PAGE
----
I live in the Central Valley, the most populated part of Costa Rica. For most of its history, this intermontane valley was a melange of wetlands and moist forest watered by rains that drench the adjacent mountains. The rains still fall and the valley continues to act as a basin but nearly all of the marshlands and lakes are long gone, agriculture has replaced much of the forest. Even so, despite the pressures on land and resources that stem from two million plus people, green space perseveres. Natural habitat makes a stubborn stance in riparian zones, in hedgerows, and patches of forest.

I don’t live all that far from the airport and the faint rumble of vehicles on busy roads is part of the background hum. But some days, I also hear the loud calls of a Laughing Falcon.

It tells me that its main food source, snakes, must persist in the coffee fields and in the green of precious streamside vegetation. Other days, there is a Ringed Kingfisher making grackle sounds as it courses over a stream. Out back, in the riparian green, every morning is punctuated by the quintessential tropical song of the Barred Antshrike. The early hours are celebrated with the loud voices of Rufous-naped and Cabanis’s Wrens.

The Rufous-capped Warbler is also there and now that the northern winter has taken hold, we have daily visits of Baltimore Orioles, Tennessee, Yellow, and Chestnut-sided Warblers. Once in a while, there’s even that coveted Great Lakes bird intent on doing its own chickadee-like thing, the Golden-winged Warbler. Out back, a lot can show up, during the past month, one of the sweet avian surprises was the one and only feathered bullet from the north, the Merlin!

Small but equipped with big, hooked feet and a go-get-em attitude that would make any weasel proud, Merlins are a lethal force to be reckoned with. Ranging across a large swath of the northern evergreen zone, they spend their summers hunting small birds from Canada to Scandinavia and on east to the shores of the Bering Sea. Their prey eventually flies south for the winter but that would be escape is futile. Wondering where its food went, the Merlin flies south too and some come to Costa Rica. Although uncommon as winter residents, in Costa Rica, Merlins can be found plying their deadly trade in any number of open habitats. As it turns out, it appears that one such place is the green space out back.

Not exactly a wetland, nor any other space where I would expect a Merlin, the mosaic of farm fields, urban areas, and coffee farms punctuated by a green thread of streamside forest apparently works. At least it does for a young bird, at least it has for a month. That’s how long we have seen the young Merlin out back. I first saw it in October when I was innocently watching the green space out back. Another morning accompanied by coffee and a view of tropical green, watching for the flits of warblers, keeping an eye on skies for interesting flybys and wishing for cuckoos. I was just minding my own business, not expecting a thing but the kill still happened. Like the Blue-and-white Swallow it caught, the Merlin took me by complete surprise.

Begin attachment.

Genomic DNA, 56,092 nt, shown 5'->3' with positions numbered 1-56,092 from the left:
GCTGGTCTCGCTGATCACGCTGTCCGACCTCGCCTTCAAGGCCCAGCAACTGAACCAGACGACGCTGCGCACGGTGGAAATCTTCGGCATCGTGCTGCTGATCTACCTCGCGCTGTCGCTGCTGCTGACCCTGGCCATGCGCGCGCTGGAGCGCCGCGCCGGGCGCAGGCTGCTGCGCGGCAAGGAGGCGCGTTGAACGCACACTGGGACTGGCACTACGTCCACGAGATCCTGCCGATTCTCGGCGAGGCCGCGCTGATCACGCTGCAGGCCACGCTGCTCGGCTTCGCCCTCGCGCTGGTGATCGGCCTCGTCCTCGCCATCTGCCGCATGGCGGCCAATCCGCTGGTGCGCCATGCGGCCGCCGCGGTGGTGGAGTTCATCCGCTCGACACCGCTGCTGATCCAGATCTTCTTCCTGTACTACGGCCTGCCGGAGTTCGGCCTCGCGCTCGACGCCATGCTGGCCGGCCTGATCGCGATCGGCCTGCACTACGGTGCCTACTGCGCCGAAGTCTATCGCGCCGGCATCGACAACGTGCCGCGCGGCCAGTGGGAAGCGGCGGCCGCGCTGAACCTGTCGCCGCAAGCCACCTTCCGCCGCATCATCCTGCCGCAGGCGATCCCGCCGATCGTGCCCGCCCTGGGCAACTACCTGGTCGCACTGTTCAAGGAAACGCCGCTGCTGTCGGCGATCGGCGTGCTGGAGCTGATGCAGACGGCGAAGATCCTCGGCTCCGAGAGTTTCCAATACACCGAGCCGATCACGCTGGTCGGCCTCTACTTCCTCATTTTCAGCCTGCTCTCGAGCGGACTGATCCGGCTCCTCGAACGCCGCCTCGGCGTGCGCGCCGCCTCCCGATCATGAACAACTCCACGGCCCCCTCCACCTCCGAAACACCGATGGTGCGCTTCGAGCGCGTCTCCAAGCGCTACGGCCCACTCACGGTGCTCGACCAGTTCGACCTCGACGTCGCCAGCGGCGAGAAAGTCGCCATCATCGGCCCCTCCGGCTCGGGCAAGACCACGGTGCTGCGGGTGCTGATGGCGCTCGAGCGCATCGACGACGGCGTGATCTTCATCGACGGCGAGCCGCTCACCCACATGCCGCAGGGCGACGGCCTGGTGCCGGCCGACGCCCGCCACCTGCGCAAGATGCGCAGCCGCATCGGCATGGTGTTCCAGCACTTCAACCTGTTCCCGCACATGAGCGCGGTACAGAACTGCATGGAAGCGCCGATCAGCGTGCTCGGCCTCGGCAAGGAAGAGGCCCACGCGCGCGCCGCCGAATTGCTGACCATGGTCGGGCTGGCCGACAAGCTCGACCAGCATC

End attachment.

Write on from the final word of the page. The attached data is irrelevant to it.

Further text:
I still don’t know if it had been soaring high above and out of sight, or if it had used the treetops for cover and attacked from below but however it did it, the rouse worked. I might not have seen it coming but fortunately, the Merlin did me a favor by showing me what it does after catching a swallow that was a bit too slow, that was a bit too careless.

It let us watch it pluck feathers, eat the bird, and rest up in the tree just out back. Since this is not a bird I had expected in my part of birding town, I was sort of stunned. That day being a time of migration, I figured the Merlin was just passing through, that we would never see it again. But it must have liked the neighborhood, it must have been able to use its kill skills again and again because a few weeks later, there it was, same falcon time, same falcon place. Since it swooped into the same tree at the same time of day, I suspect it had tried the same trick. But that second occasion, the falcon’s talons came up empty; it only stayed for a few minutes before moving on to parts unknown. Maybe a week later, I saw it once again, but this time, flying high overhead, soaring up there in the blue looking a lot like a a swallow. Maybe that’s what it had hoped, but it didn’t fool me. I could see the narrow white bars on the tail, could tell that this was no big martin. No, this was a Merlin and it looked like that same individual that had revealed its dangerous ways.

I have yet to see our quick bird catcher from the boreal zone since then but I suspect it’s still out there, roaming this part of the Central Valley in search of unwary swallows and other small birds. If it still is around, if I can see it, I will have to scan the skies with shaded eyes, be quick on the bins because our friendly neighborhood Merlin doesn’t play around. No matter how fast and aggressive they are, no matter how much they want to, they can’t afford to waste energy chasing everything. What a Merlin can do is feign being innocuous and hide in plain sight until it makes its aerial pounce.

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Written by Patrick O'Donnell
Patrick O'Donnell became a birder at the age of 7 after seeing books about birds in the Niagara Falls, New York public library. Although watching thousands of gulls in the Niagara Gorge was sublime, more bird species (and warmer weather) eventually brought him to Mexico, Costa Rica, Ecuador, and other very birdy tropical places. A biologist by training, he has worked on bird-related projects in Colorado, Washington, Peru, and other locales, and has guided birders in Peru, Ecuador, and Costa Rica. These days, he lives in Costa Rica where he juggles guiding, freelance writing, developing bird apps for Costa Rica and Panama, posting on his Costa Rica birding blog, and discussing dinosaurs with his young daughter.